• We’ll give Rust $2.75 million for 2 years, slightly less money than Conor Sheary got, since Rust scores slightly less. Seems about reasonable for both parties as they will look to compromise instead of going to arbitration, much like Sheary did this past summer. Ideally maybe the Penguins can get a 3 year contract out of this like they did with Sheary but we’ll give Rust a break here with two years.
  • We’ll say Riley Sheahan signs his qualifying offer of $2.075 million. (If this upsets you, you can pretend Sheahan is traded and the team has $2 million to spend on a 3rd line center next year, the concept is more important than the actual player for this exercise).
  • Daniel Sprong is an RFA but has no leverage. Therefore the Pens get him for a cheap $700,000 deal, one-way contract. His motivation to sign this is knowing that he actually makes all $700k, 10 times more than the $70,000 yearly salary in the AHL he’s making this season, plus he knows he’s more in the NHL plans. This might even err on the side of being too generous, but it should be somewhere in the ballpark.
  • Same situation for Tristan Jarry, RFA coming of his ELC he has no leverage and accepts a one-way $700,000 contract for a season to at least establish himself as the full-time backup NHL goalie in 2018-19.
  • We’ll allot $700k for the 4th line center and $700k for the 13th forward and call them Carter Rowney and Tom Kuhnhackl for this exercise. If you want to imagine this is Greg McKegg or another UFA signing, that’s fine too, the money is the important aspect.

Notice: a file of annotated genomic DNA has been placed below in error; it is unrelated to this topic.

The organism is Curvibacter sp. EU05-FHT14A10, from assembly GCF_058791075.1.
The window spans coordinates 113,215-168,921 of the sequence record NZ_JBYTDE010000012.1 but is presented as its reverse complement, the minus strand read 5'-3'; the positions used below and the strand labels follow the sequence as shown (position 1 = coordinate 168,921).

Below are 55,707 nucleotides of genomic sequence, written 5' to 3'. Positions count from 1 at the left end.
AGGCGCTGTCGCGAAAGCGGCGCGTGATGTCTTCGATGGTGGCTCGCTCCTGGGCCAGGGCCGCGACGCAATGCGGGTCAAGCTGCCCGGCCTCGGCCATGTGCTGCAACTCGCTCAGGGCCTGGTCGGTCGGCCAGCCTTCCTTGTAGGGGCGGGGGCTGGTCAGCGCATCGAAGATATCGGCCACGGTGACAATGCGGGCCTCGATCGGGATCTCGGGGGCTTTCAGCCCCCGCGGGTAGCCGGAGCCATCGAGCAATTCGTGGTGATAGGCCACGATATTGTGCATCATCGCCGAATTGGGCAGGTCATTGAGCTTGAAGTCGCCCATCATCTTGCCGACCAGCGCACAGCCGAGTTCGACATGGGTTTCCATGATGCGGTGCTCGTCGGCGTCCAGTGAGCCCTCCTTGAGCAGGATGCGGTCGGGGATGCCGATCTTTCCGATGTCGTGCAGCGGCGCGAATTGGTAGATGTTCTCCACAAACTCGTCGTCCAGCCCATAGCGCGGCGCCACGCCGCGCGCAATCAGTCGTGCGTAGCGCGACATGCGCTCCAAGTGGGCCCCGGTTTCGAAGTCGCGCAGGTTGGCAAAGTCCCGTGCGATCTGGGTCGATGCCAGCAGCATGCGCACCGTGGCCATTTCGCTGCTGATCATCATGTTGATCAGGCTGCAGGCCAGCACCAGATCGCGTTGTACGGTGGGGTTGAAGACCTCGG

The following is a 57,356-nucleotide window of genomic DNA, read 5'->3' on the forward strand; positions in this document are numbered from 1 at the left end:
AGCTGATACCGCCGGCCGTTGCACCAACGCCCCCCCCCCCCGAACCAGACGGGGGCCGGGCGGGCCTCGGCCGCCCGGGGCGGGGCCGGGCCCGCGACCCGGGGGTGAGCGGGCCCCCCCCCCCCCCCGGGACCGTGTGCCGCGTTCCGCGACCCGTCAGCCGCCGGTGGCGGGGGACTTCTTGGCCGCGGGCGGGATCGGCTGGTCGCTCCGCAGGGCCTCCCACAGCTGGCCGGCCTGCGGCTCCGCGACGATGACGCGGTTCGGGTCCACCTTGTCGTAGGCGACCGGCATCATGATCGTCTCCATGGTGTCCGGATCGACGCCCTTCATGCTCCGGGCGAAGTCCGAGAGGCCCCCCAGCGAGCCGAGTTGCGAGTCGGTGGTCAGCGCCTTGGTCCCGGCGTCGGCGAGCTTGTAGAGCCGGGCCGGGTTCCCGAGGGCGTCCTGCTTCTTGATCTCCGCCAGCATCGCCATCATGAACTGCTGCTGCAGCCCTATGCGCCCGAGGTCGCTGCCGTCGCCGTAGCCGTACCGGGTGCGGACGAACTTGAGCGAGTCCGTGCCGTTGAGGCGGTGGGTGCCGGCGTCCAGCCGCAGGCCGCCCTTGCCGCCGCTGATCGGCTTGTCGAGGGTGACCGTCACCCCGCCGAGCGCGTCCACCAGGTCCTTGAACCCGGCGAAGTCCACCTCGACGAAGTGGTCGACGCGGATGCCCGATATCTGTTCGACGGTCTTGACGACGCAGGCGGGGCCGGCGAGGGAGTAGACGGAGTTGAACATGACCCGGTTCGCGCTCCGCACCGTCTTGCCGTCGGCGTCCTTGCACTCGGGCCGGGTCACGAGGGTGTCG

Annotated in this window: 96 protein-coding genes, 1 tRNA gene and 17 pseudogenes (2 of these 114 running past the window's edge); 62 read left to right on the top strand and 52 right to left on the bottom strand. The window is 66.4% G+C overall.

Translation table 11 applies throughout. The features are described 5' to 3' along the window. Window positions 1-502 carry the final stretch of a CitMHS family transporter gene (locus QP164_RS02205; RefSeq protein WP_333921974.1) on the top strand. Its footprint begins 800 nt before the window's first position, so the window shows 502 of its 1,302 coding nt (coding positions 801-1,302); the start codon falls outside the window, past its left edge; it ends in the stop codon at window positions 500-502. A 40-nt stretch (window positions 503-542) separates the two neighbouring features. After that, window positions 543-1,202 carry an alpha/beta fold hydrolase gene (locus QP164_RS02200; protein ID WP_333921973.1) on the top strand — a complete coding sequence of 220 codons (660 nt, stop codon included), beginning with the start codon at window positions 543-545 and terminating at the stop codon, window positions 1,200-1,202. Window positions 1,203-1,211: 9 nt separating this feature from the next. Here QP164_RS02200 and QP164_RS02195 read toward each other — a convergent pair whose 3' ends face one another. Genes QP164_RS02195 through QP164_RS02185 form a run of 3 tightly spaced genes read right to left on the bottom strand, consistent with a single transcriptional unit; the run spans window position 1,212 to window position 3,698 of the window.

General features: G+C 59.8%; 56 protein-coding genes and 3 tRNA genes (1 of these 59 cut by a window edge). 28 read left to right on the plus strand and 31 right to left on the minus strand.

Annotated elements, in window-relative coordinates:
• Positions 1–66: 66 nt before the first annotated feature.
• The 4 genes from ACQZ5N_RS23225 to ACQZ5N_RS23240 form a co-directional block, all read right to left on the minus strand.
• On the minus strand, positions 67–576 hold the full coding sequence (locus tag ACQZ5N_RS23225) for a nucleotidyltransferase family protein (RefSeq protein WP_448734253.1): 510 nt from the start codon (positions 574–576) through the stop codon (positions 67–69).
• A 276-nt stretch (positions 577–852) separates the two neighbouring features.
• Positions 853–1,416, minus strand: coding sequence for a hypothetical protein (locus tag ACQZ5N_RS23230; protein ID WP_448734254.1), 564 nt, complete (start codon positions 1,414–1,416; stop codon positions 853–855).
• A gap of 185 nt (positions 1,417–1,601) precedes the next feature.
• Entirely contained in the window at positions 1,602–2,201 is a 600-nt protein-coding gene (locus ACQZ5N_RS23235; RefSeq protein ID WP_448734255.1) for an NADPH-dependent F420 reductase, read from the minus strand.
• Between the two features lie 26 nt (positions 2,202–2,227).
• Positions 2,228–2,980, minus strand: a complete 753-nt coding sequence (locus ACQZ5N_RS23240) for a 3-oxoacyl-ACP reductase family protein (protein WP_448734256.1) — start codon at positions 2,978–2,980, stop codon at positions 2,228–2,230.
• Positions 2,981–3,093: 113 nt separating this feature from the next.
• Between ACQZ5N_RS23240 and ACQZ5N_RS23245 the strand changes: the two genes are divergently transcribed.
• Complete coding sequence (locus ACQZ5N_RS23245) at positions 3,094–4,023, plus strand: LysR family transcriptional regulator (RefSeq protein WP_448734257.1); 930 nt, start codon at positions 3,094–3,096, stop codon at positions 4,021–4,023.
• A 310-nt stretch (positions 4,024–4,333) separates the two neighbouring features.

• Ditto the 7th defender, we’ll call him Frankie Corrado on a $650k bargain basement price, could be whoever.
  • Sadly (or perhaps not sadly) we’ll assume that UFA Ryan Reaves has a higher market value than the space Pittsburgh has available, so he departs as a free agent.
  • There’s certainly no room at the inn for UFA Ian Cole, who also skates off to greener pastures.

Here would be the Pens lines, roughly imagined for 2018-19 after all that movement. We’ve fit a full team but one with only $232k of cap space (so let’s all hope that cap shows some modest growth!)

And here a long term outlook:

A big concern is Jake Guentzel, whose contract ends after 2018-19 and is due a raise. Most (or all) of that should be baked in, since Carl Hagelin and his $4.0m salary expire at this time, and for this projection we have not traded Hagelin (a salary cutting move that certainly could be possible).